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Translating Narrative Tension in “Traces of Boots on Tongue”

Translating Narrative Tension in “Traces of Boots on Tongue”

  • Our review of Rajkamal Chaudhary's short story collection, "Traces of Boots on Tongue: And Other Stories," translated by Saudamini Deo.

When an occupation has ended, what do we have left? Traces of Boots on Tongue: And Other Stories addresses the question in micro and macro forms, within the narratives of the story, and in a broader sense of time and place. Set in the early years of independent India, this short story collection delves into the daily lives and yearnings of working-class Indians. The impact of their colonization is understood but not seen, a distant taste. The wealth of generations slowly dwindling, mounting desperation, and characters yearning to make their voices heard beneath familial and societal oppression. While the stories can read obscure and details are often lost to the unaccustomed reader, the suspension of narrative tension that Rajkamal Chaudhary creates keeps us invested from the jump.

Chaudhary varies his point of view and character types with nearly every story. From the raucous voice of a disrespectful family man in “Pyramid” to the detached drunken observer in “A Man in Anger” to a somewhat omniscient but indignant presence in “A Champa Bud: A Venomous Snake” to a grieving, manic mother in “Veni Sanhar,” we drift in and out of closeness to these various characters. Minute events are magnified to the point of claustrophobia, making simple domestic scenes into stage plays where every movement matters. When Champa “silently walked out of the room giving mother a sharp look of disregard,” we breathe out a little for her safety. When the newly married Sarla ignores her former lover to speak to another man, our heart quickens from the tension effortlessly built over the past several pages. Even when we delve into folklore in “Veni Sanhar,” Sita’s confinement in new motherhood and her own mental state is very much real.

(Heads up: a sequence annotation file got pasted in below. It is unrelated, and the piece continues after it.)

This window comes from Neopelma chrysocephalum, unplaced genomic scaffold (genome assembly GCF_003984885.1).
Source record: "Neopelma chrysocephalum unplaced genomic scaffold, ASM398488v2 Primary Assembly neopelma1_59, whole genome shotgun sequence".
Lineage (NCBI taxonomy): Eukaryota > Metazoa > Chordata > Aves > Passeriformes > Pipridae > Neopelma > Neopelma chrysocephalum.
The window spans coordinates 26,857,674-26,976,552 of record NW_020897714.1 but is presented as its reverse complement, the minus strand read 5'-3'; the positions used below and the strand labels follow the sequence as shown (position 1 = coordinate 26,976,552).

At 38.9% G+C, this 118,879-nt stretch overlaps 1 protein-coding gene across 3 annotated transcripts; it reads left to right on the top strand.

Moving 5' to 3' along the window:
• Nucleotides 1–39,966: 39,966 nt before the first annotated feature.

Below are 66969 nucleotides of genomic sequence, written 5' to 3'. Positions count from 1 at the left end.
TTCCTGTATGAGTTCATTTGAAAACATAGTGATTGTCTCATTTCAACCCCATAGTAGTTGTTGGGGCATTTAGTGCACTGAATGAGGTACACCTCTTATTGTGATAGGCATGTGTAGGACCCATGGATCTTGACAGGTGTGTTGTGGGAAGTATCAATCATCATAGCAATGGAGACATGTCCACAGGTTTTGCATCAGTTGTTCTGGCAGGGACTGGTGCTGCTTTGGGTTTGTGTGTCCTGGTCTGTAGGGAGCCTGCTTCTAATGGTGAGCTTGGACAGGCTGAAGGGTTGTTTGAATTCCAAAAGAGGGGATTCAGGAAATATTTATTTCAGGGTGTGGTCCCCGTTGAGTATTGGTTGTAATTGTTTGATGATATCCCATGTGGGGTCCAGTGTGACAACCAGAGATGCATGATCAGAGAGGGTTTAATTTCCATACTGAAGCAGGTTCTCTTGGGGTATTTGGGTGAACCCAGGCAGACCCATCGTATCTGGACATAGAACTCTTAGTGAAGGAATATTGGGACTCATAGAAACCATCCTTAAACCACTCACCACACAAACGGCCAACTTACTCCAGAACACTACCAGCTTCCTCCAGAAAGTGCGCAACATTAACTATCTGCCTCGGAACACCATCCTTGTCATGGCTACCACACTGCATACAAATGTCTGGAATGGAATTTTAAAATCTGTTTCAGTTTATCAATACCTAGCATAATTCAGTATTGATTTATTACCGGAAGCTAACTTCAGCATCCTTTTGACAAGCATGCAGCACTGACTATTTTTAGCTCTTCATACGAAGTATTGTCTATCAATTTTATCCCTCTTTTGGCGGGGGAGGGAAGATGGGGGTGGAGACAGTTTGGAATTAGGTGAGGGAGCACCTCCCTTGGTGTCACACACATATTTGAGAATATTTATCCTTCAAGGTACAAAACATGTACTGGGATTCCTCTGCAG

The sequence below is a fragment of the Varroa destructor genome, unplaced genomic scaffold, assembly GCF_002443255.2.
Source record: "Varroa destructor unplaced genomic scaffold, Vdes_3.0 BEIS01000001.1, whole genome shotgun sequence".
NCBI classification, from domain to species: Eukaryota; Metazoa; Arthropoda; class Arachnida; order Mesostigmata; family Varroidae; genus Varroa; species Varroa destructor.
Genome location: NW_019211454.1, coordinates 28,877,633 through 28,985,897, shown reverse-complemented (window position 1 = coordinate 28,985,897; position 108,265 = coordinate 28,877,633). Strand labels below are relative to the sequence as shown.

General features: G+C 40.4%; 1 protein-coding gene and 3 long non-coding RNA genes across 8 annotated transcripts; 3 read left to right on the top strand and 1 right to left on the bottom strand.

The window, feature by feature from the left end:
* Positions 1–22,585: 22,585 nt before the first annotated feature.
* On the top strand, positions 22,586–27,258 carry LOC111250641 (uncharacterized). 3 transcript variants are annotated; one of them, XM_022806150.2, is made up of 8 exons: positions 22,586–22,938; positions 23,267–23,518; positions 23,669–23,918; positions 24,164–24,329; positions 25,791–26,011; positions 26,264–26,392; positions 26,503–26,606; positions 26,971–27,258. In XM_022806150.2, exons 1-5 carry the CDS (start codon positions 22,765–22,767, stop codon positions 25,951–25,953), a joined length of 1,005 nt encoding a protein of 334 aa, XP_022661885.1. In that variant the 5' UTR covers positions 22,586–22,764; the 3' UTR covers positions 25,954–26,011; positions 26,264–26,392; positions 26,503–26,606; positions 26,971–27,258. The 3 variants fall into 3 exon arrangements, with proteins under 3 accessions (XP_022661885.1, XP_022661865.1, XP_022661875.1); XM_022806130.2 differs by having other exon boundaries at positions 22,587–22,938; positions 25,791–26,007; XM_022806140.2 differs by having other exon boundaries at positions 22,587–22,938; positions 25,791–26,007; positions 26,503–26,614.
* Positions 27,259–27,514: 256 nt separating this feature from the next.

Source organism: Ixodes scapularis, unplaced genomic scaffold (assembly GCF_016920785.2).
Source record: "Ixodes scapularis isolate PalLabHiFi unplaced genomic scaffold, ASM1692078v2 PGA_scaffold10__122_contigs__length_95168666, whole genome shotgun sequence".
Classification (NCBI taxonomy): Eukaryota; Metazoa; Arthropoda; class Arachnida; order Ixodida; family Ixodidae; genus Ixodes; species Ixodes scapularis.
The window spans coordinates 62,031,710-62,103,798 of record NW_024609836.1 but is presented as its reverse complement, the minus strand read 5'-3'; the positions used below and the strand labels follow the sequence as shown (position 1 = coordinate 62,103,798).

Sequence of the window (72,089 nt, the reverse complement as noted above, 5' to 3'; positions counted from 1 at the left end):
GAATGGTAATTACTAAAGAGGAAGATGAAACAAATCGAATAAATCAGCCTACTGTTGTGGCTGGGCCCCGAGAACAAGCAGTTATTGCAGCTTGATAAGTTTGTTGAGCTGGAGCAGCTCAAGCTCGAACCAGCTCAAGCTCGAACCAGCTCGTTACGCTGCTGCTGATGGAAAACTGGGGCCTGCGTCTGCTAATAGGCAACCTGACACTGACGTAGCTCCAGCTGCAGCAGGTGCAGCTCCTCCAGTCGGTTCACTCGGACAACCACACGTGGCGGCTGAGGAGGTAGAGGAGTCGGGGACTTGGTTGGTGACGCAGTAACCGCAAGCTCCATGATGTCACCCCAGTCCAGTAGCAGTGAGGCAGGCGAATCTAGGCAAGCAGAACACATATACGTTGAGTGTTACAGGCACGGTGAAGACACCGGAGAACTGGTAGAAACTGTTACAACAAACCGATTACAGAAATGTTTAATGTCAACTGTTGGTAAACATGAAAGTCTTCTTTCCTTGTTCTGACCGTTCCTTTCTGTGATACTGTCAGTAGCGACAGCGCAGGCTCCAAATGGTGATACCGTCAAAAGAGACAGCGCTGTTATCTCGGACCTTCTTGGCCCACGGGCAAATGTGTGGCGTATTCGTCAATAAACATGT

In subtleties, credit needs to be given to the translator, Saudamini Deo, for capturing the look and feel of Indian English from the original Hindi. The use of little phrases such as “3-4 days” mirror the sound of spoken speech and the work feels instantly familiar to those of us who know characters like this. Hindi is not my family’s mother tongue, I hardly recognize individual words in movies, but the direct translations of Indian language to an English distinct from American or that of other countries is immediately recognizable. However, by contrast, the uses of dialect among characters of lesser means feels somewhat alien and does not come across as familiar when rendered into English.

Additionally, more literary tales such as “Snakes of Silent Valleys” are difficult to follow, as titles and names take different forms in different characters’ mouths and we are unsure at times who our narrator is, the significance of their monologue, or the stakes of the actions at play. The prose is lofty and atmospheric but shrouds the story itself. By contrast, the most literal tales like “A Champa Bud” and “A Man in Anger” remain clear despite their fluctuating points of view and lapses in and out of past and present. Overall the collection is uneven, but the melancholy and confusion of the characters keep the book cohesive from beginning to end. One does not need to be Bengali, or even Indian, to appreciate what Chaudhary has created on the page, but there may be lapses in understanding that we must acknowledge, appreciate, and move on from.


Traces of Boots on Tongue: And Other Stories

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by Rajkamal Chaudhary, Translated by Saudamini Deo

Seagull Books

Published on November 05, 2022

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